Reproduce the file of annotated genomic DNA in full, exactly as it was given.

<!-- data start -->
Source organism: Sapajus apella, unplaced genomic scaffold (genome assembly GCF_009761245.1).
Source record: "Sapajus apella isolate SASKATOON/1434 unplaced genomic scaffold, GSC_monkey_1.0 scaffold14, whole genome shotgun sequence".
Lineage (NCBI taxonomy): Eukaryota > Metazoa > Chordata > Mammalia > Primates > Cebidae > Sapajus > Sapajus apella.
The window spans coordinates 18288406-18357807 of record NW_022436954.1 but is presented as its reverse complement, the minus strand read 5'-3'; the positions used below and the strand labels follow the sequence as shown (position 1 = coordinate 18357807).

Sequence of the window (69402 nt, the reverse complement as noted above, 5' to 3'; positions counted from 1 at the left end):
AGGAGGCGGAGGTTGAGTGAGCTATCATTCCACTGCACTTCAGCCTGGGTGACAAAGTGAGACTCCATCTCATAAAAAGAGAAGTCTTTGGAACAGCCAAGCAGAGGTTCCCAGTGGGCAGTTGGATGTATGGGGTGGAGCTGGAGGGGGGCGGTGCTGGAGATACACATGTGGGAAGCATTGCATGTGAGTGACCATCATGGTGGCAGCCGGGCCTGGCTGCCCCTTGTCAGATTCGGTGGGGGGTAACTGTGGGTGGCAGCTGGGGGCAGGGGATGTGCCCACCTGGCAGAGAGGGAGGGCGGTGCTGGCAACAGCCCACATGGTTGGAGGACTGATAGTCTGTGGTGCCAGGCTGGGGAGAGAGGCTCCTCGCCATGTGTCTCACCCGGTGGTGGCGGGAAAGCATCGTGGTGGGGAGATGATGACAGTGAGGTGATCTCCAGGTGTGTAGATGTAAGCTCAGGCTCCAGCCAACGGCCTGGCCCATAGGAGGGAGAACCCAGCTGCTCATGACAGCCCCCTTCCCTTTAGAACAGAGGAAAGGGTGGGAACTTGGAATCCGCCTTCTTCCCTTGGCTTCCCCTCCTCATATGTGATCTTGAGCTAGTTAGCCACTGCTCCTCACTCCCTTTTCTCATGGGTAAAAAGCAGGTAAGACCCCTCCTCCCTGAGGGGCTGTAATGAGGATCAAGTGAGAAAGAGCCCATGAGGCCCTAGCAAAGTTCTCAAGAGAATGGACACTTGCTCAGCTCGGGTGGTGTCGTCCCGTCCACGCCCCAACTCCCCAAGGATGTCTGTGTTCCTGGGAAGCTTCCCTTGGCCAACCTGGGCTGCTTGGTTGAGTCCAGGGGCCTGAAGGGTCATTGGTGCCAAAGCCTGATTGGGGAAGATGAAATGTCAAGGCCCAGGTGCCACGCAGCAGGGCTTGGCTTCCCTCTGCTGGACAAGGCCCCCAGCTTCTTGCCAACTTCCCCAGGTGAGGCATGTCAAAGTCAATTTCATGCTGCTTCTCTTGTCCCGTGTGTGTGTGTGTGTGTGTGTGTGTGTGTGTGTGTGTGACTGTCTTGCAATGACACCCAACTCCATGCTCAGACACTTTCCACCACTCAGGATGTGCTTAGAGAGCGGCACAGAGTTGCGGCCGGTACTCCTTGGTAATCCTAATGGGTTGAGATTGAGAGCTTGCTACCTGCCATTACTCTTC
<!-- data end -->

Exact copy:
Source organism: Sapajus apella, unplaced genomic scaffold (genome assembly GCF_009761245.1).
Source record: "Sapajus apella isolate SASKATOON/1434 unplaced genomic scaffold, GSC_monkey_1.0 scaffold14, whole genome shotgun sequence".
Lineage (NCBI taxonomy): Eukaryota > Metazoa > Chordata > Mammalia > Primates > Cebidae > Sapajus > Sapajus apella.
The window spans coordinates 18288406-18357807 of record NW_022436954.1 but is presented as its reverse complement, the minus strand read 5'-3'; the positions used below and the strand labels follow the sequence as shown (position 1 = coordinate 18357807).

Sequence of the window (69402 nt, the reverse complement as noted above, 5' to 3'; positions counted from 1 at the left end):
AGGAGGCGGAGGTTGAGTGAGCTATCATTCCACTGCACTTCAGCCTGGGTGACAAAGTGAGACTCCATCTCATAAAAAGAGAAGTCTTTGGAACAGCCAAGCAGAGGTTCCCAGTGGGCAGTTGGATGTATGGGGTGGAGCTGGAGGGGGGCGGTGCTGGAGATACACATGTGGGAAGCATTGCATGTGAGTGACCATCATGGTGGCAGCCGGGCCTGGCTGCCCCTTGTCAGATTCGGTGGGGGGTAACTGTGGGTGGCAGCTGGGGGCAGGGGATGTGCCCACCTGGCAGAGAGGGAGGGCGGTGCTGGCAACAGCCCACATGGTTGGAGGACTGATAGTCTGTGGTGCCAGGCTGGGGAGAGAGGCTCCTCGCCATGTGTCTCACCCGGTGGTGGCGGGAAAGCATCGTGGTGGGGAGATGATGACAGTGAGGTGATCTCCAGGTGTGTAGATGTAAGCTCAGGCTCCAGCCAACGGCCTGGCCCATAGGAGGGAGAACCCAGCTGCTCATGACAGCCCCCTTCCCTTTAGAACAGAGGAAAGGGTGGGAACTTGGAATCCGCCTTCTTCCCTTGGCTTCCCCTCCTCATATGTGATCTTGAGCTAGTTAGCCACTGCTCCTCACTCCCTTTTCTCATGGGTAAAAAGCAGGTAAGACCCCTCCTCCCTGAGGGGCTGTAATGAGGATCAAGTGAGAAAGAGCCCATGAGGCCCTAGCAAAGTTCTCAAGAGAATGGACACTTGCTCAGCTCGGGTGGTGTCGTCCCGTCCACGCCCCAACTCCCCAAGGATGTCTGTGTTCCTGGGAAGCTTCCCTTGGCCAACCTGGGCTGCTTGGTTGAGTCCAGGGGCCTGAAGGGTCATTGGTGCCAAAGCCTGATTGGGGAAGATGAAATGTCAAGGCCCAGGTGCCACGCAGCAGGGCTTGGCTTCCCTCTGCTGGACAAGGCCCCCAGCTTCTTGCCAACTTCCCCAGGTGAGGCATGTCAAAGTCAATTTCATGCTGCTTCTCTTGTCCCGTGTGTGTGTGTGTGTGTGTGTGTGTGTGTGTGTGTGTGACTGTCTTGCAATGACACCCAACTCCATGCTCAGACACTTTCCACCACTCAGGATGTGCTTAGAGAGCGGCACAGAGTTGCGGCCGGTACTCCTTGGTAATCCTAATGGGTTGAGATTGAGAGCTTGCTACCTGCCATTACTCTTC